On May 11, the #CdnELTchat team, along with #teslONchat, welcomed JPB Gerald (@JPBGerald) as our special guest moderator for a live chat on the topic of Decentring Whiteness in #ELT. JPB Gerald is a doctoral candidate in Instructional Leadership. His scholarship focuses on language teaching, racism, and whiteness. Learn more at jpbgerald.com or by listening to the podcast, UnstandardizedE. We can also recommend his article in the BC Teal Journal, Worth the Risk: Decentring Whiteness in English Language Teaching, as well as his most recent co-authored piece (with @ScottStillar and @Vijay_Ramjattan) in Language Magazine, After Whiteness.
Awkward silence and staring at the screen while not knowing what happens next are what students may experience during an online session. On the other side, however, the instructor is trying hard to pull up a file for the next activity. You may think naming the activities of the day will do the job, but perhaps a bit of visual aid helps keeping the plan in mind both for the students and teachers. This is where an electronic version of a lesson plan might play a role.Continue reading
These are unprecedented, uncertain times, and many students and educators are trying to find innovative ways to keep learning and stay engaged. Virtual learning has become an essential tool for many learners and educators, but there’s so much more to it than your traditional discussion boards. Fortunately, our Guest Blogger, John Allan, has created a thorough and informative webinar to share with the ELT community about virtual learning. Coping with COVID-19 Using Online Instruction is now available to TESL Ontario members and the public.Continue reading
Most of us are teaching our students in online mode. As the weeks pass, learners and instructors will experience emotions associated with their isolation. This will manifest as fatigue, boredom, depression, and apathy. In order to combat these, we, as instructional professionals must rise to the challenge to ensure that learning endures. Our efforts will provide our students with a sense of normalcy and purpose, and routine to make these troubled times less arduous.Continue reading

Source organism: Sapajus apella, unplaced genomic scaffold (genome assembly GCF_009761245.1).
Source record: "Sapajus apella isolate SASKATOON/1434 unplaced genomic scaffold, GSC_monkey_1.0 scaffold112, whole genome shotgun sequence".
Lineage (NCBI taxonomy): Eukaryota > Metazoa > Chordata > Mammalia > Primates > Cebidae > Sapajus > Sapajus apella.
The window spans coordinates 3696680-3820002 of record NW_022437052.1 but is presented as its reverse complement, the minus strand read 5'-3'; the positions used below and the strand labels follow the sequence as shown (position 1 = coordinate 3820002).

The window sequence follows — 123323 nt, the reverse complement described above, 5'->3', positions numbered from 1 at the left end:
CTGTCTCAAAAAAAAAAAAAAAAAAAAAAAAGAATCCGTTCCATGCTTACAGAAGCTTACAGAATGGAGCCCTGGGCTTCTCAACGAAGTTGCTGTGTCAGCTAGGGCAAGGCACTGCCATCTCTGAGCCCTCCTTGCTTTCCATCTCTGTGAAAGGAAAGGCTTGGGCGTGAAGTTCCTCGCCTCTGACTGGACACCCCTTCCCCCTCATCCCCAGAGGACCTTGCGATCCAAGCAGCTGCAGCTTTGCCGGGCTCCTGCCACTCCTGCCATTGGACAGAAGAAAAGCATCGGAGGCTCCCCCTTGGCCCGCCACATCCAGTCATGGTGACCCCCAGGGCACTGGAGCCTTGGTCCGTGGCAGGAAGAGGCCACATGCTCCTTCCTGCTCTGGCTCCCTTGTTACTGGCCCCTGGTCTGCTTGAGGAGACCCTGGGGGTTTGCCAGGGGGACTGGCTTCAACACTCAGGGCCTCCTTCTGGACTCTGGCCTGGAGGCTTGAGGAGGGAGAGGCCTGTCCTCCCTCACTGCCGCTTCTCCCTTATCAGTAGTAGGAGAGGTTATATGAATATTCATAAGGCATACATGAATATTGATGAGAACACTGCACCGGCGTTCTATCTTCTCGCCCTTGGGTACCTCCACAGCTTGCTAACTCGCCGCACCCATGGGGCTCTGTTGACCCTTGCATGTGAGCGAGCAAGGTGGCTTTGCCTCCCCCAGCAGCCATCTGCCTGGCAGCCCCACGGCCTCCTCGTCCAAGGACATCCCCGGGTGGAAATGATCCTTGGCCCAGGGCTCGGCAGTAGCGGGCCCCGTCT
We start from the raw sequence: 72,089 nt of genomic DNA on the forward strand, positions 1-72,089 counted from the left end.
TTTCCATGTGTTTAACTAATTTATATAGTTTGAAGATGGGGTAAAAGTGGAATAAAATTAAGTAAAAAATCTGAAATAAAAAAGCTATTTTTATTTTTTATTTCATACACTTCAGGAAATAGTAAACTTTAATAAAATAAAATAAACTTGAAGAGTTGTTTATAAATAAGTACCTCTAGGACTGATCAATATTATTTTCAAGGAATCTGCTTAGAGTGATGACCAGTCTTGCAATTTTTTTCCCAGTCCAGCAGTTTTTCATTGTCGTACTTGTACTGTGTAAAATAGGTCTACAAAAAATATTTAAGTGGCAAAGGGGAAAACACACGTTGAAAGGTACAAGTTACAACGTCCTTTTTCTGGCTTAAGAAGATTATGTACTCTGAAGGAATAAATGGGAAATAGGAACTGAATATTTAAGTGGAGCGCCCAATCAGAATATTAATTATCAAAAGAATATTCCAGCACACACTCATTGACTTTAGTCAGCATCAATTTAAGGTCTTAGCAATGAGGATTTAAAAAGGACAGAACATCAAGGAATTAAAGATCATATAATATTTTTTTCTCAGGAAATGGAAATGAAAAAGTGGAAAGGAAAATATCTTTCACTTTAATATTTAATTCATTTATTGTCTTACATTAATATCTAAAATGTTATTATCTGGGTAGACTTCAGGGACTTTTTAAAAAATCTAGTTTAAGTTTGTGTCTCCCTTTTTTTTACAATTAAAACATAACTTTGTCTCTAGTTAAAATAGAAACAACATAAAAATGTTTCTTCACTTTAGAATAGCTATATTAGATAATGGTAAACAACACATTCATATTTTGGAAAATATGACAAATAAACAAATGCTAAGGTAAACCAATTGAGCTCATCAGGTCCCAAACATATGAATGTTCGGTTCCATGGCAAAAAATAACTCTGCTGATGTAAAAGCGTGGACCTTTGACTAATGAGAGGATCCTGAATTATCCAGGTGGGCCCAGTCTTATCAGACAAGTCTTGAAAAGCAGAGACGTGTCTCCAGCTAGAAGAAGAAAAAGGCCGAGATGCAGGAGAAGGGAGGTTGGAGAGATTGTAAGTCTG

Should we teach Indigenous cultures and other matters concerning Indigenous peoples in our EAP classes? I’ve been reading about this lately. Here are some things I’ve learned.Continue reading
By Bonnie Nicholas
The #CdnELTchat team hosted a fast-paced chat on November 19; the topic was Out & About: LGBTQIA2+ Learners & Teachers. We were thrilled to welcome Tyson Seburn (@seburnt) as our guest moderator for this chat, and we thank him for sharing his expertise and insights. Participants discussed questions under the headings of barriers, key points, teaching, materials, support, and change.Continue reading
While working on ESP books for a technical program, I found that QR codes were a great solution to add quick links to additional resources. These resources included interactive activities, worksheets, images, videos, animations, graphs and further readings. I am not the first person to think of using QR codes for educational purposes. Links to fantastic resources providing a myriad of uses of QR codes for educators can be found in the additional resources section below. I am offering a few simple practices that you might consider to improve access to resources in your classroom, on your class website, or in your instructional documents.
What is a QR code?
QRs, or Quick Response Codes, were developed for Continue reading